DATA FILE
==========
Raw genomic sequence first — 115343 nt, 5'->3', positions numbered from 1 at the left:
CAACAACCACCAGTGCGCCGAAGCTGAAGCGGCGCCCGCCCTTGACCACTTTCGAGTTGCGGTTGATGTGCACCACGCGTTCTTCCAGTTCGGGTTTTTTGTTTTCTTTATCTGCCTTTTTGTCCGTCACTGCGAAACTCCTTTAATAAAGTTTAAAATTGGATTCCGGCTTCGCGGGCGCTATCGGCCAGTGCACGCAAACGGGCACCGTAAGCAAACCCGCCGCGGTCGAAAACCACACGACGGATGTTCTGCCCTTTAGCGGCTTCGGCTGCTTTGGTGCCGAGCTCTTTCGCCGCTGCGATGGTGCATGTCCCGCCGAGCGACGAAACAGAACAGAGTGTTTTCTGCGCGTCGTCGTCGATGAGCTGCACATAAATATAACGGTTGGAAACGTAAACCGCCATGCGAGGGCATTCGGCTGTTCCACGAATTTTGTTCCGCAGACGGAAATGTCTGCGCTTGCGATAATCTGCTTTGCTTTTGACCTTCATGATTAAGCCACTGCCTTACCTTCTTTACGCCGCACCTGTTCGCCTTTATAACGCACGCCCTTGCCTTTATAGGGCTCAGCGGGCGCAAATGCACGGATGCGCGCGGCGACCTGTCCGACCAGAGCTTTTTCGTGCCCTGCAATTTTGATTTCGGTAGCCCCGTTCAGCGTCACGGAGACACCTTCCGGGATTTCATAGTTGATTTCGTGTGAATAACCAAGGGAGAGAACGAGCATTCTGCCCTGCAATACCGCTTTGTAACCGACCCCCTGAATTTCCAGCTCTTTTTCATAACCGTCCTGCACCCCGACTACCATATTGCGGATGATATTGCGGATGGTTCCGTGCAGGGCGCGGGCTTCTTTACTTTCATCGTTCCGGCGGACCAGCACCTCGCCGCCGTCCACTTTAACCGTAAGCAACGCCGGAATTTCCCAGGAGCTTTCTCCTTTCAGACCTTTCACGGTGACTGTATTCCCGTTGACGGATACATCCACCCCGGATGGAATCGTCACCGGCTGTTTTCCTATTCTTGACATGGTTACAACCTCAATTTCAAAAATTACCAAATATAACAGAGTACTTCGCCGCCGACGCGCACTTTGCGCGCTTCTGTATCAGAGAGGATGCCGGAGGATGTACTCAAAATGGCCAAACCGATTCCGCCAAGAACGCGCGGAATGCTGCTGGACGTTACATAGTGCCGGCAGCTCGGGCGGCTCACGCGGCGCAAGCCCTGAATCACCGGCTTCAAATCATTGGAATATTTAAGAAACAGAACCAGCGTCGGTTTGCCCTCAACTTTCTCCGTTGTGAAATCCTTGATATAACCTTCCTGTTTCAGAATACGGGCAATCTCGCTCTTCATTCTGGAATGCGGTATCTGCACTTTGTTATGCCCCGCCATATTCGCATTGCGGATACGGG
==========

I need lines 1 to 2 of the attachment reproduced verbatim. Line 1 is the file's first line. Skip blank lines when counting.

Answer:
Raw genomic sequence first — 115343 nt, 5'->3', positions numbered from 1 at the left:
CAACAACCACCAGTGCGCCGAAGCTGAAGCGGCGCCCGCCCTTGACCACTTTCGAGTTGCGGTTGATGTGCACCACGCGTTCTTCCAGTTCGGGTTTTTTGTTTTCTTTATCTGCCTTTTTGTCCGTCACTGCGAAACTCCTTTAATAAAGTTTAAAATTGGATTCCGGCTTCGCGGGCGCTATCGGCCAGTGCACGCAAACGGGCACCGTAAGCAAACCCGCCGCGGTCGAAAACCACACGACGGATGTTCTGCCCTTTAGCGGCTTCGGCTGCTTTGGTGCCGAGCTCTTTCGCCGCTGCGATGGTGCATGTCCCGCCGAGCGACGAAACAGAACAGAGTGTTTTCTGCGCGTCGTCGTCGATGAGCTGCACATAAATATAACGGTTGGAAACGTAAACCGCCATGCGAGGGCATTCGGCTGTTCCACGAATTTTGTTCCGCAGACGGAAATGTCTGCGCTTGCGATAATCTGCTTTGCTTTTGACCTTCATGATTAAGCCACTGCCTTACCTTCTTTACGCCGCACCTGTTCGCCTTTATAACGCACGCCCTTGCCTTTATAGGGCTCAGCGGGCGCAAATGCACGGATGCGCGCGGCGACCTGTCCGACCAGAGCTTTTTCGTGCCCTGCAATTTTGATTTCGGTAGCCCCGTTCAGCGTCACGGAGACACCTTCCGGGATTTCATAGTTGATTTCGTGTGAATAACCAAGGGAGAGAACGAGCATTCTGCCCTGCAATACCGCTTTGTAACCGACCCCCTGAATTTCCAGCTCTTTTTCATAACCGTCCTGCACCCCGACTACCATATTGCGGATGATATTGCGGATGGTTCCGTGCAGGGCGCGGGCTTCTTTACTTTCATCGTTCCGGCGGACCAGCACCTCGCCGCCGTCCACTTTAACCGTAAGCAACGCCGGAATTTCCCAGGAGCTTTCTCCTTTCAGACCTTTCACGGTGACTGTATTCCCGTTGACGGATACATCCACCCCGGATGGAATCGTCACCGGCTGTTTTCCTATTCTTGACATGGTTACAACCTCAATTTCAAAAATTACCAAATATAACAGAGTACTTCGCCGCCGACGCGCACTTTGCGCGCTTCTGTATCAGAGAGGATGCCGGAGGATGTACTCAAAATGGCCAAACCGATTCCGCCAAGAACGCGCGGAATGCTGCTGGACGTTACATAGTGCCGGCAGCTCGGGCGGCTCACGCGGCGCAAGCCCTGAATCACCGGCTTCAAATCATTGGAATATTTAAGAAACAGAACCAGCGTCGGTTTGCCCTCAACTTTCTCCGTTGTGAAATCCTTGATATAACCTTCCTGTTTCAGAATACGGGCAATCTCGCTCTTCATTCTGGAATGCGGTATCTGCACTTTGTTATGCCCCGCCATATTCGCATTGCGGATACGGG